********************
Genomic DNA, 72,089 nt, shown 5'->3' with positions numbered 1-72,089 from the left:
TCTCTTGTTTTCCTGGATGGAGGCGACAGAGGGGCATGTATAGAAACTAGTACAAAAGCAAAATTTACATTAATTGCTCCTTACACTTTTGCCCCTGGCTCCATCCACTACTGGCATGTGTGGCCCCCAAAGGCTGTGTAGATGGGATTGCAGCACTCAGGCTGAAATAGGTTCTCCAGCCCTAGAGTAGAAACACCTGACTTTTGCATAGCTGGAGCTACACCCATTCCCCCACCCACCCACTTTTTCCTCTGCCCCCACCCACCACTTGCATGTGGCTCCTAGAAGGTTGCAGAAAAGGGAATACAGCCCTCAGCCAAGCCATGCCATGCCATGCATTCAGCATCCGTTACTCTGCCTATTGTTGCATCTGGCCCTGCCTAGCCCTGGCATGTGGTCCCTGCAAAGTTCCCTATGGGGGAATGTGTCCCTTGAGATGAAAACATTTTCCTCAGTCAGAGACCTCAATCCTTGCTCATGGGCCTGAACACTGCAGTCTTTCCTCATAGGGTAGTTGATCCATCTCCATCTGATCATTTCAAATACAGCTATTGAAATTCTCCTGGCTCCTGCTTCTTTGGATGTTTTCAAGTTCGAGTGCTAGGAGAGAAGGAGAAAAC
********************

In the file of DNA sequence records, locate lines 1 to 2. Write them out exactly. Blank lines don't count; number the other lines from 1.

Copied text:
Genomic DNA, 72,089 nt, shown 5'->3' with positions numbered 1-72,089 from the left:
TCTCTTGTTTTCCTGGATGGAGGCGACAGAGGGGCATGTATAGAAACTAGTACAAAAGCAAAATTTACATTAATTGCTCCTTACACTTTTGCCCCTGGCTCCATCCACTACTGGCATGTGTGGCCCCCAAAGGCTGTGTAGATGGGATTGCAGCACTCAGGCTGAAATAGGTTCTCCAGCCCTAGAGTAGAAACACCTGACTTTTGCATAGCTGGAGCTACACCCATTCCCCCACCCACCCACTTTTTCCTCTGCCCCCACCCACCACTTGCATGTGGCTCCTAGAAGGTTGCAGAAAAGGGAATACAGCCCTCAGCCAAGCCATGCCATGCCATGCATTCAGCATCCGTTACTCTGCCTATTGTTGCATCTGGCCCTGCCTAGCCCTGGCATGTGGTCCCTGCAAAGTTCCCTATGGGGGAATGTGTCCCTTGAGATGAAAACATTTTCCTCAGTCAGAGACCTCAATCCTTGCTCATGGGCCTGAACACTGCAGTCTTTCCTCATAGGGTAGTTGATCCATCTCCATCTGATCATTTCAAATACAGCTATTGAAATTCTCCTGGCTCCTGCTTCTTTGGATGTTTTCAAGTTCGAGTGCTAGGAGAGAAGGAGAAAAC